Medieval Mustard

 

Drachenwald University Terafan Greydragon
13 November AS XXXIV terafan@greydragon.org

Mustard is a standard condiment that has been in use for thousands of years. The first recorded use was by the Romans (Columella, De Re Rustica. XII 57) Its use in the Middle Ages is clearly indicated by the number of times it is referred to in period cookbooks. The Viandier of Taillevent refers to it several times, and gives at least one recipe for making it. Le Menagier de Paris gives a recipe and says to buy it from the sauce merchant (depending on the version).   Both The Forme of Cury and Das Buoch Von Guter Spise include recipes for a mustard sauce for preserving fruits and vegetables.

Food and Drink in Britain (C. Anne Wilson) quotes figures for a fifteenth-century English household which in a given year used:

Redball.gif (326 bytes) 3/4 lb saffron Redball.gif (326 bytes) 3 lb cinnamon
Redball.gif (326 bytes) 5 lb pepper Redball.gif (326 bytes) 1 1/4 lb each of cloves and mace
Redball.gif (326 bytes) 2 1/2 lb ginger Redball.gif (326 bytes) 84 lb mustard seed

Mustard, after all, was locally grown and was a whole lot cheaper than spices which had to be imported from the Orient.

Mustard is a cool season broadleaf crop. The bright yellow flowers look a lot like canola when in full bloom. Mustard is a popular crop in crop rotations, since it enhances yields of wheat and barley, and breaks disease cycles in cereal grains.

Mustard is a nutritious food containing 28% to 36% protein. Mustard does not contain antigrowth factors like those found soybeans or the anti-thyroid compound common to related spices. Its higher protein content is of particular interest when applied to processed meats.  The vegetable oil of mustard is nutritionally similar to other oils and makes up 28% to 36% of the seed.  Tocopherols present in mustard help to protect the oil from rancidity , thus contributing to a long shelf life.  Erucic acid is a significant component of mustard oil.

Mustard is widely known for its sharp flavor. This characteristic flavor is an essential component of many dressings and sauces world-wide. Unlike other "hot" flavors, the flavor profile of mustard does not linger. Rather it presents itself quickly, dissipates, and leaves little or no after-taste.

Mustard oils are the characteristic flavor components of whole seed, ground mustard, and mustard flour (powder).  The essential oil in mustard inhibits growth of certain yeasts, molds, and bacteria, enabling mustard to function as a natural preservative.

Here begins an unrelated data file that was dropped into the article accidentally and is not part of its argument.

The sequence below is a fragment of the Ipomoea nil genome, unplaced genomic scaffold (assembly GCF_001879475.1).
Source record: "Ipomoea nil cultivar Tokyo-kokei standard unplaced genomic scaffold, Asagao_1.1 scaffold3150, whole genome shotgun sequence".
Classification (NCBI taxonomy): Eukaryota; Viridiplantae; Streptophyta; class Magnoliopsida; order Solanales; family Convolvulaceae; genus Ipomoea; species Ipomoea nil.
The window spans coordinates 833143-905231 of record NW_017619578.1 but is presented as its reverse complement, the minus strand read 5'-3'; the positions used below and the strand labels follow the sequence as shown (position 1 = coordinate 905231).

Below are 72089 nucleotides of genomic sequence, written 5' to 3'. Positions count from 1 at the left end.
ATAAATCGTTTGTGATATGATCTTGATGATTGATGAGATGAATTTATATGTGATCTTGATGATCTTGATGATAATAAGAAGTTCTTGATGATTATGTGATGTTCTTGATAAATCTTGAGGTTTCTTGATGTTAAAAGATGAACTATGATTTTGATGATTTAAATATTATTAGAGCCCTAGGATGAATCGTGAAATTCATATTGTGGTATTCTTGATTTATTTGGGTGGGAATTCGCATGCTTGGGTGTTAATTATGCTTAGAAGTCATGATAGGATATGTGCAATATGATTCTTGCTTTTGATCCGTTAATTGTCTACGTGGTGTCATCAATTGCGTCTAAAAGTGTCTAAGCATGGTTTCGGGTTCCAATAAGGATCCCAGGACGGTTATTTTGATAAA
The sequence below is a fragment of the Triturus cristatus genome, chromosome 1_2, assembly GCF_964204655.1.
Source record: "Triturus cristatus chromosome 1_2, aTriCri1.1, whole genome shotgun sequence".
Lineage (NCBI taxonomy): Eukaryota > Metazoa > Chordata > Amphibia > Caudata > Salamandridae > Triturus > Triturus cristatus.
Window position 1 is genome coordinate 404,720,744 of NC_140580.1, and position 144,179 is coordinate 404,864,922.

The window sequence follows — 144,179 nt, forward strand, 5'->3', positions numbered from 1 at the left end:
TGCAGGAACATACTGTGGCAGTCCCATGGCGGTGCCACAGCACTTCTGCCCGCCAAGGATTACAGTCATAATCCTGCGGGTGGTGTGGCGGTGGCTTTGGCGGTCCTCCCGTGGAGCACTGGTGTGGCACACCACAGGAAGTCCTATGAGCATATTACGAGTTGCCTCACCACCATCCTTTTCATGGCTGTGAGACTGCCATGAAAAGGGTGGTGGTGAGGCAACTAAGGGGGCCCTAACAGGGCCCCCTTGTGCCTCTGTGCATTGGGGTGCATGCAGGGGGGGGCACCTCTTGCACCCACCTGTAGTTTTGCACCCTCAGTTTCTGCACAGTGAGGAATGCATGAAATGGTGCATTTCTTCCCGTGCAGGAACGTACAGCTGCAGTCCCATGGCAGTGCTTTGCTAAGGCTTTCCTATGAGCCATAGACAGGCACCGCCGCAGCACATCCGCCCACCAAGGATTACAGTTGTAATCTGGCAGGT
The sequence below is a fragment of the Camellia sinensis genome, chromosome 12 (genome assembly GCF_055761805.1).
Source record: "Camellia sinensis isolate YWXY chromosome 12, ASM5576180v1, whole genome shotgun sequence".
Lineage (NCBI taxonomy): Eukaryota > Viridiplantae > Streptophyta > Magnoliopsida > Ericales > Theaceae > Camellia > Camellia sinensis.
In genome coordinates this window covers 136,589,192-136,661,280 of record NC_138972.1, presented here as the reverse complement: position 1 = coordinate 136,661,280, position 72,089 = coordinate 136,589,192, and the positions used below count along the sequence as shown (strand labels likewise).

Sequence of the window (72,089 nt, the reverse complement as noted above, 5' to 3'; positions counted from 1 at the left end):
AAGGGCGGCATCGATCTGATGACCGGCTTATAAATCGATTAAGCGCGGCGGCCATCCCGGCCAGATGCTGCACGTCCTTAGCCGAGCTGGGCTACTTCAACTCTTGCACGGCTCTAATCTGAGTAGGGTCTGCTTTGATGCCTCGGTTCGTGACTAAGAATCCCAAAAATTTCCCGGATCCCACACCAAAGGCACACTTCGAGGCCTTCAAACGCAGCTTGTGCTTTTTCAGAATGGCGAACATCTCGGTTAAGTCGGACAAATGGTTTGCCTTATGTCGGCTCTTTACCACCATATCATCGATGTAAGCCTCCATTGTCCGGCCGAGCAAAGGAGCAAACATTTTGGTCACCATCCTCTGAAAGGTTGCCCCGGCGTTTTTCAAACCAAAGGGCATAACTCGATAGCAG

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The 13th century Arabo-Andalusian Manuscrito anonimo gives the following recipe for "Sinab":

Clean good mustard and wash it with water several times, then dry it and pound it until it is like antimony [?]. Sift it with a sifter of hair, and then pound shelled almonds and put them with the mustard and stir them together. Then press out their oil and mash them with breadcrumbs little by little, not putting in the breadcrumbs all at once but only little by little. Then pour strong vinegar and eggs over this dough for the dish, having dissolved sufficient salt in the vinegar. Then dissolve it well to the desired point, and clarify it thoroughly with a clean cloth; and there are those who after it is clarified add a little honey to lessen its heat. Either way it is good.

The 14the century Catalan Llibre de Sent Sovi gives a recipe "to make mustard our way", with finely ground mustard seed, broth, and honey or sugar, pointing out that "the French style" is tempered with vinegar rather than broth.

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The Forme of Cury, compiled in 1390, provides a recipe for Lumbard Mustard

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Le Menagier de Paris, 1395, translated by Janet Hinson (Lady Mairoli Bhan). It was also translated as The Goodman of Paris, Power and Coulton. This recipes is from Hinson

Menagier p. M-36

If you wish to provide for keeping mustard a long time do it at wine-harvest in sweet must. And some say that the must should be boiled. Item, if you want to make mustard hastily in a village, grind some mustard-seed in a mortar and soak in vinegar, and strain; and if you want to make it ready the sooner, put it in a pot in front of the fire. Item, and if you wish to make it properly and at leisure, put the mustard-seed to soak overnight in good vinegar, then have it ground fine in a mill, and then little by little moisten it with good vinegar: and if you have some spices left over from making jelly, broth, hippocras or sauces, they may be ground up with it, and then leave it until it is ready.